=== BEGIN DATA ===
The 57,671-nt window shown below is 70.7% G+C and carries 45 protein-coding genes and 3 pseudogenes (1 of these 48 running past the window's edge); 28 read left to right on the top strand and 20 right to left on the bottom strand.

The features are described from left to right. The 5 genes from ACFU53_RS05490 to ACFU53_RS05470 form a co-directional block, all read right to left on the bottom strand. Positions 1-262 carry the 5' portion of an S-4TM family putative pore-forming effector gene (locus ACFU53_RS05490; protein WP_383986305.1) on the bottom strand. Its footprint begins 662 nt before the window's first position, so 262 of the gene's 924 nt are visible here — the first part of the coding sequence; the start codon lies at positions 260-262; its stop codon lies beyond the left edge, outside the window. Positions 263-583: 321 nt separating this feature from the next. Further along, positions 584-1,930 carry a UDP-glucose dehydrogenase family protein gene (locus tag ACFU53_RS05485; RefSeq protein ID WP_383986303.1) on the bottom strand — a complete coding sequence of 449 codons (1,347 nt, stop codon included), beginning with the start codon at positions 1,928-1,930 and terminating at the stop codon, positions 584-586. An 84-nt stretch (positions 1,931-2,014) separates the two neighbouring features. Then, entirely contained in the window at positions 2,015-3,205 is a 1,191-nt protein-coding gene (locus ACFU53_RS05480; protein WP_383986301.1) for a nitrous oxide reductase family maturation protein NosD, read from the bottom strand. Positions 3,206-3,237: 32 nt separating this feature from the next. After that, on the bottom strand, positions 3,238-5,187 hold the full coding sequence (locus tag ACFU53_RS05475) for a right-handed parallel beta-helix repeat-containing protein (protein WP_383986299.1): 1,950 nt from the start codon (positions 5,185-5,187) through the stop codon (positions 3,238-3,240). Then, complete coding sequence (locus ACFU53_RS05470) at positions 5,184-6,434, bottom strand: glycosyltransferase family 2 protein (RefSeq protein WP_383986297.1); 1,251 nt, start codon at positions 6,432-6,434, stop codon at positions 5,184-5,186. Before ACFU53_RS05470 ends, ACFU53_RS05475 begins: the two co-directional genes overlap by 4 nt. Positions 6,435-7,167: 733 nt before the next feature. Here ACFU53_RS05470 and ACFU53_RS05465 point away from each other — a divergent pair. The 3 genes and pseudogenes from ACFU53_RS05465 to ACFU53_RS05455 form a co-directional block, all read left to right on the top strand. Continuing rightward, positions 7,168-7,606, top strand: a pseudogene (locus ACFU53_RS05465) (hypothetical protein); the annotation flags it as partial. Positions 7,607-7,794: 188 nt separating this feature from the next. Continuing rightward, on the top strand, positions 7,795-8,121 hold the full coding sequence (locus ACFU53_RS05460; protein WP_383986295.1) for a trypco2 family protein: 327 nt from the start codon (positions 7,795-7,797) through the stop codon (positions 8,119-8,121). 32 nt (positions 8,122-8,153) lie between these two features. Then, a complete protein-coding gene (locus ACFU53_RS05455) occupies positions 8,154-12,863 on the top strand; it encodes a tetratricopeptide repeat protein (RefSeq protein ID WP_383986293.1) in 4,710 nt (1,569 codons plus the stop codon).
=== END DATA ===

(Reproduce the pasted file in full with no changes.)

The 57,671-nt window shown below is 70.7% G+C and carries 45 protein-coding genes and 3 pseudogenes (1 of these 48 running past the window's edge); 28 read left to right on the top strand and 20 right to left on the bottom strand.

The features are described from left to right. The 5 genes from ACFU53_RS05490 to ACFU53_RS05470 form a co-directional block, all read right to left on the bottom strand. Positions 1-262 carry the 5' portion of an S-4TM family putative pore-forming effector gene (locus ACFU53_RS05490; protein WP_383986305.1) on the bottom strand. Its footprint begins 662 nt before the window's first position, so 262 of the gene's 924 nt are visible here — the first part of the coding sequence; the start codon lies at positions 260-262; its stop codon lies beyond the left edge, outside the window. Positions 263-583: 321 nt separating this feature from the next. Further along, positions 584-1,930 carry a UDP-glucose dehydrogenase family protein gene (locus tag ACFU53_RS05485; RefSeq protein ID WP_383986303.1) on the bottom strand — a complete coding sequence of 449 codons (1,347 nt, stop codon included), beginning with the start codon at positions 1,928-1,930 and terminating at the stop codon, positions 584-586. An 84-nt stretch (positions 1,931-2,014) separates the two neighbouring features. Then, entirely contained in the window at positions 2,015-3,205 is a 1,191-nt protein-coding gene (locus ACFU53_RS05480; protein WP_383986301.1) for a nitrous oxide reductase family maturation protein NosD, read from the bottom strand. Positions 3,206-3,237: 32 nt separating this feature from the next. After that, on the bottom strand, positions 3,238-5,187 hold the full coding sequence (locus tag ACFU53_RS05475) for a right-handed parallel beta-helix repeat-containing protein (protein WP_383986299.1): 1,950 nt from the start codon (positions 5,185-5,187) through the stop codon (positions 3,238-3,240). Then, complete coding sequence (locus ACFU53_RS05470) at positions 5,184-6,434, bottom strand: glycosyltransferase family 2 protein (RefSeq protein WP_383986297.1); 1,251 nt, start codon at positions 6,432-6,434, stop codon at positions 5,184-5,186. Before ACFU53_RS05470 ends, ACFU53_RS05475 begins: the two co-directional genes overlap by 4 nt. Positions 6,435-7,167: 733 nt before the next feature. Here ACFU53_RS05470 and ACFU53_RS05465 point away from each other — a divergent pair. The 3 genes and pseudogenes from ACFU53_RS05465 to ACFU53_RS05455 form a co-directional block, all read left to right on the top strand. Continuing rightward, positions 7,168-7,606, top strand: a pseudogene (locus ACFU53_RS05465) (hypothetical protein); the annotation flags it as partial. Positions 7,607-7,794: 188 nt separating this feature from the next. Continuing rightward, on the top strand, positions 7,795-8,121 hold the full coding sequence (locus ACFU53_RS05460; protein WP_383986295.1) for a trypco2 family protein: 327 nt from the start codon (positions 7,795-7,797) through the stop codon (positions 8,119-8,121). 32 nt (positions 8,122-8,153) lie between these two features. Then, a complete protein-coding gene (locus ACFU53_RS05455) occupies positions 8,154-12,863 on the top strand; it encodes a tetratricopeptide repeat protein (RefSeq protein ID WP_383986293.1) in 4,710 nt (1,569 codons plus the stop codon).